You have asked for an opinion on a potential conflict of interest situation. Your inquiry does not relate to your own activities, but to that of others, specifically Assistant District Attorneys ("ADA") and Public Defenders ("PD"). You first inquire as to whether, assuming no "referral fee is sought, it would be appropriate for an ADA or PD to refer a crime victim to your firm for representation in a civil action seeking redress. You next ask whether it would be ethical for the referrer to obtain a "referral fee." Your third question appears to be a restatement of the first, which is whether an ADA or PD may refer personal injury clients to specific law firms.
Although your question does not ask for advice as to your own conduct, but as to the conduct of others, it raises important questions. Further, since no specific conduct is identified, but rather general matters, our response must be likewise general.
It is the opinion of the Committee that there is no absolute prohibition against an ADA or PD referring a crime victim for civil redress. Each potential referral would be subject to normal conflict of interest considerations, based on the facts. For example, there would be a conflict of interest if in any instance the crime victim were adverse to the ADA/PD client. There is also a potential conflict between the interests of the ADA and the victim in treatment of the accused at plea bargain and/or sentencing. In addition, a PD could not refer a crime victim where the PD is representing the alleged criminal. Rules 1.7 and 1.9(b) apply in such a situation.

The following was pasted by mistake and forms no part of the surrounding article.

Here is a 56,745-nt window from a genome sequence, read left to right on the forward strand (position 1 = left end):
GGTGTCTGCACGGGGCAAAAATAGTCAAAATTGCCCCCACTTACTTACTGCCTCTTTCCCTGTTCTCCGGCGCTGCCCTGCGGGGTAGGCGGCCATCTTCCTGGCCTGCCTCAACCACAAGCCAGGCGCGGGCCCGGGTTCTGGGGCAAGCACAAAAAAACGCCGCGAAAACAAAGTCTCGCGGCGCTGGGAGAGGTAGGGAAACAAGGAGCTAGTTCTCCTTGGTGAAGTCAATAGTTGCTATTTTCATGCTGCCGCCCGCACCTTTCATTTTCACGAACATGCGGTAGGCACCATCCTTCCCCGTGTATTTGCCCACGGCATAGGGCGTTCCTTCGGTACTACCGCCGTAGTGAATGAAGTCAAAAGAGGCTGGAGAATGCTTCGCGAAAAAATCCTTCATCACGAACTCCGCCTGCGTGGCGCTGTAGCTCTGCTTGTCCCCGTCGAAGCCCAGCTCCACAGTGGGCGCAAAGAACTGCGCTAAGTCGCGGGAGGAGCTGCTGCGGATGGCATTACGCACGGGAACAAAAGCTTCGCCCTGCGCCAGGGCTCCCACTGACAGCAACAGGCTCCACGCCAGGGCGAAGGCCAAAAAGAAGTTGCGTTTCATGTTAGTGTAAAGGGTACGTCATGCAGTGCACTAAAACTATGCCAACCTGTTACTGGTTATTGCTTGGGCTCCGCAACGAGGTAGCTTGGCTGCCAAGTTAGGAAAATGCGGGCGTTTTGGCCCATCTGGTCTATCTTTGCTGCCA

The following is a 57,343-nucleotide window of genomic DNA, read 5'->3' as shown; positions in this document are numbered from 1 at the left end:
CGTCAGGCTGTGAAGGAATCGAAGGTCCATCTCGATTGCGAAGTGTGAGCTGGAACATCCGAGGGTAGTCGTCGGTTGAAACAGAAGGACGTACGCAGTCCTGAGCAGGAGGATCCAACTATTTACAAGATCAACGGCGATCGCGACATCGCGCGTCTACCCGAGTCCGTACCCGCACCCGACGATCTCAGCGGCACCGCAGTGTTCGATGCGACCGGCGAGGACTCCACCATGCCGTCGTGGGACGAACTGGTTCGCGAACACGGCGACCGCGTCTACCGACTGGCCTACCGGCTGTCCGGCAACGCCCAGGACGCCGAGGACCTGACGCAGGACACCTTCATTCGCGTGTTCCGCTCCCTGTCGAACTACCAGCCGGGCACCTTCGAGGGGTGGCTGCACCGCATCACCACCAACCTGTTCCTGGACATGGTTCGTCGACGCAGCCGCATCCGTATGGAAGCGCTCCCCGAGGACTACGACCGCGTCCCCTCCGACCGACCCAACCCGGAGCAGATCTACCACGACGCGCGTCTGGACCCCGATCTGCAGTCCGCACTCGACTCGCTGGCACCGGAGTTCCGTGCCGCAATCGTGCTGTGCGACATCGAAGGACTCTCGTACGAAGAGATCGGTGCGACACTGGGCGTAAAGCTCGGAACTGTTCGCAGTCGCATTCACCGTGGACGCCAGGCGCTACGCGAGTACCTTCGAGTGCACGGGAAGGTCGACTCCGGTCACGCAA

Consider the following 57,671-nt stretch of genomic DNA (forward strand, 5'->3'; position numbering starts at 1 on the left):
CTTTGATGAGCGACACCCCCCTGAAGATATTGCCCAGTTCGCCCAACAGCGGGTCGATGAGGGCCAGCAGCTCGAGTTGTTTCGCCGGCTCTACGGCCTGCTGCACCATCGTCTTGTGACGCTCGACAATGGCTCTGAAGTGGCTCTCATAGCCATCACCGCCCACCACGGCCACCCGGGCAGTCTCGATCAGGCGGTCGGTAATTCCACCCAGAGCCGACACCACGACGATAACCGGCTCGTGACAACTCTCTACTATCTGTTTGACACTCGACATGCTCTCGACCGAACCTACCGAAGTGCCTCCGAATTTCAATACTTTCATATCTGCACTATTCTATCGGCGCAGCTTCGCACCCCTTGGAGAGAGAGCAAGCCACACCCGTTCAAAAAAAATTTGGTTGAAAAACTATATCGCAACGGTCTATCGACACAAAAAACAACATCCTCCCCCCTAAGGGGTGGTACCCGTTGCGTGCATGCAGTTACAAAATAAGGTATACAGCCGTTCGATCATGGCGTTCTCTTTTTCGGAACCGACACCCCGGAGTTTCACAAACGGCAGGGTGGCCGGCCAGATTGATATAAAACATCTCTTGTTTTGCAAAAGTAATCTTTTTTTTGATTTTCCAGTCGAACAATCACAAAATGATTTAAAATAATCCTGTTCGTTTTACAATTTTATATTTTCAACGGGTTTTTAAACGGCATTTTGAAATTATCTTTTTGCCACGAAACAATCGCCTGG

The payment of any "referral fee," whether direct or indirect, would violate the conflict of interest rules, even in those cases where referral would otherwise be proper. As set forth in Pa. R.P.C. 1 .7b,
Conflict Interest: General Rule:
(b) A lawyer shall not represent a client if the representation of that client may be materially limited by the lawyer's ...own interest unless:
(1) the lawyer reasonably believes the representation will not be adversely affected; and
(2) the client consents after full disclosure and consultation.
Based on this rule, we consider that payment of a referral fee would represent a conflict of interest and be violative of the rule. Similarly, any quid pro quo (implied or explicit) would also violate the rule. A referral to just one firm, or a series of referrals to one or two firms, could well be an invitation for a future job offer or future referrals of other matters back to the ADA or PD once out of public service. For instance, the ADA or PD might reasonably expect criminal defense referrals once in private practice.
In both instances, the requirement of 1.7(b)(2), including full disclosure to, consultation with and consent of the client would be necessary. In the case of a referral from an ADA such full disclosure, consultation and consent would be difficult, if not impossible, to accomplish given the broad nature of the "client" served by the prosecutor's office.